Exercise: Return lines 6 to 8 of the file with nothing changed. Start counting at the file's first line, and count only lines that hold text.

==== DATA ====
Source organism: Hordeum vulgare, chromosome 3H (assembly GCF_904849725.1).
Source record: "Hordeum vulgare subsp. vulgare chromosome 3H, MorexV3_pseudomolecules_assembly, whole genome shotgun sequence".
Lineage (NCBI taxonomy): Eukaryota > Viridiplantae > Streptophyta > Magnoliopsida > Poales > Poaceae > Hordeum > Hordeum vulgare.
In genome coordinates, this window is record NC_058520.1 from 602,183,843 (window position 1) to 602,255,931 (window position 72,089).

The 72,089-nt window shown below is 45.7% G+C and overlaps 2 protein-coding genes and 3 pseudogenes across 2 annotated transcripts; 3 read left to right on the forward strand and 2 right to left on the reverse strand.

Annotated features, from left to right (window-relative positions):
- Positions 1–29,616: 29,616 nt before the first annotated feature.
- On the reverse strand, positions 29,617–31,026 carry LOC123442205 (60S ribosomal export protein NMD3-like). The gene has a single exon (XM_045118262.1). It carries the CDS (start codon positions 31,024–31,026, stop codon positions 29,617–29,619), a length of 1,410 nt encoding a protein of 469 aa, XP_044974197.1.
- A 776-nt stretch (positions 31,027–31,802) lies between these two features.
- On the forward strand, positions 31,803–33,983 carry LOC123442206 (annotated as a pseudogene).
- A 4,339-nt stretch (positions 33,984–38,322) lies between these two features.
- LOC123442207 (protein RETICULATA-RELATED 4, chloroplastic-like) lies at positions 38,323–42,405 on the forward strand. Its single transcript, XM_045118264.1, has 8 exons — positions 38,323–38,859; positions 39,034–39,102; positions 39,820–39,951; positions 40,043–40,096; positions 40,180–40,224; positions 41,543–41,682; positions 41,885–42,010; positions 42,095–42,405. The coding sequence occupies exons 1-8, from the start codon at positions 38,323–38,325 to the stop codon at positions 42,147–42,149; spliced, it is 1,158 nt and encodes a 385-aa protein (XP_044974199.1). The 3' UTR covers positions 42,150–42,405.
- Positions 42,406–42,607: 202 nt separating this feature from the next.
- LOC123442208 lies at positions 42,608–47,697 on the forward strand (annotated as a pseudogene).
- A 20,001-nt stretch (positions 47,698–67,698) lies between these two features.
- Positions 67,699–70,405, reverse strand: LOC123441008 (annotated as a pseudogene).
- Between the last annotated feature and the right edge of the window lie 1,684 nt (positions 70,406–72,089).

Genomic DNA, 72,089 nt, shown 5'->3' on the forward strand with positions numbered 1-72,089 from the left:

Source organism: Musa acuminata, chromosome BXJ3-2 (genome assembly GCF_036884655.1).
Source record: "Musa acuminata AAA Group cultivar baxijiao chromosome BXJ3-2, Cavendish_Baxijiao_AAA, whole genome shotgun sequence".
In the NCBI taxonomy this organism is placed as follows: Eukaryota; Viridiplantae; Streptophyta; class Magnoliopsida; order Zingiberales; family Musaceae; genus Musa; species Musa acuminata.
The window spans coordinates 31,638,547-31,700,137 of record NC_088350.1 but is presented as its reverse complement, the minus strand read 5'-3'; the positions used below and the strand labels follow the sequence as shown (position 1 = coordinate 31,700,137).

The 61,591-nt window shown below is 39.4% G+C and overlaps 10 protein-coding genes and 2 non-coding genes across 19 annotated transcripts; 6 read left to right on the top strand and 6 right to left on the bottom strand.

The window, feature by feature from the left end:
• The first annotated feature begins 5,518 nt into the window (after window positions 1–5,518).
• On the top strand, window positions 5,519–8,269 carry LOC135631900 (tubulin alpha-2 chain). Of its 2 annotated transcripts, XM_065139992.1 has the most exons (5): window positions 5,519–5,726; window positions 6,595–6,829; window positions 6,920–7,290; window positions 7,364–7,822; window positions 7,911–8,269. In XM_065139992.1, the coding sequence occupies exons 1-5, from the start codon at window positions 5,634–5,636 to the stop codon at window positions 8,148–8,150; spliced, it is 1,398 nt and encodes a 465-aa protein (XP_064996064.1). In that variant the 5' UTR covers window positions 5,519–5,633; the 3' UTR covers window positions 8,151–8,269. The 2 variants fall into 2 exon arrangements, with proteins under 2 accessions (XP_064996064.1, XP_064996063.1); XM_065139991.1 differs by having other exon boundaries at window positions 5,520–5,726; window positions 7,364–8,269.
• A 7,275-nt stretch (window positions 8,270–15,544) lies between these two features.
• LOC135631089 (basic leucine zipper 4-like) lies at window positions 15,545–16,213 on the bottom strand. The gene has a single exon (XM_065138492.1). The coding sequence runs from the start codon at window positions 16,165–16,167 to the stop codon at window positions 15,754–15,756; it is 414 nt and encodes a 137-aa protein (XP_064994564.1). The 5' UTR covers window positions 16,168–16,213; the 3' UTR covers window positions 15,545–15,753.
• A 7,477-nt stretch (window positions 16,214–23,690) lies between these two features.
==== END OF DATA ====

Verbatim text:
Annotated features, from left to right (window-relative positions):
- Positions 1–29,616: 29,616 nt before the first annotated feature.
- On the reverse strand, positions 29,617–31,026 carry LOC123442205 (60S ribosomal export protein NMD3-like). The gene has a single exon (XM_045118262.1). It carries the CDS (start codon positions 31,024–31,026, stop codon positions 29,617–29,619), a length of 1,410 nt encoding a protein of 469 aa, XP_044974197.1.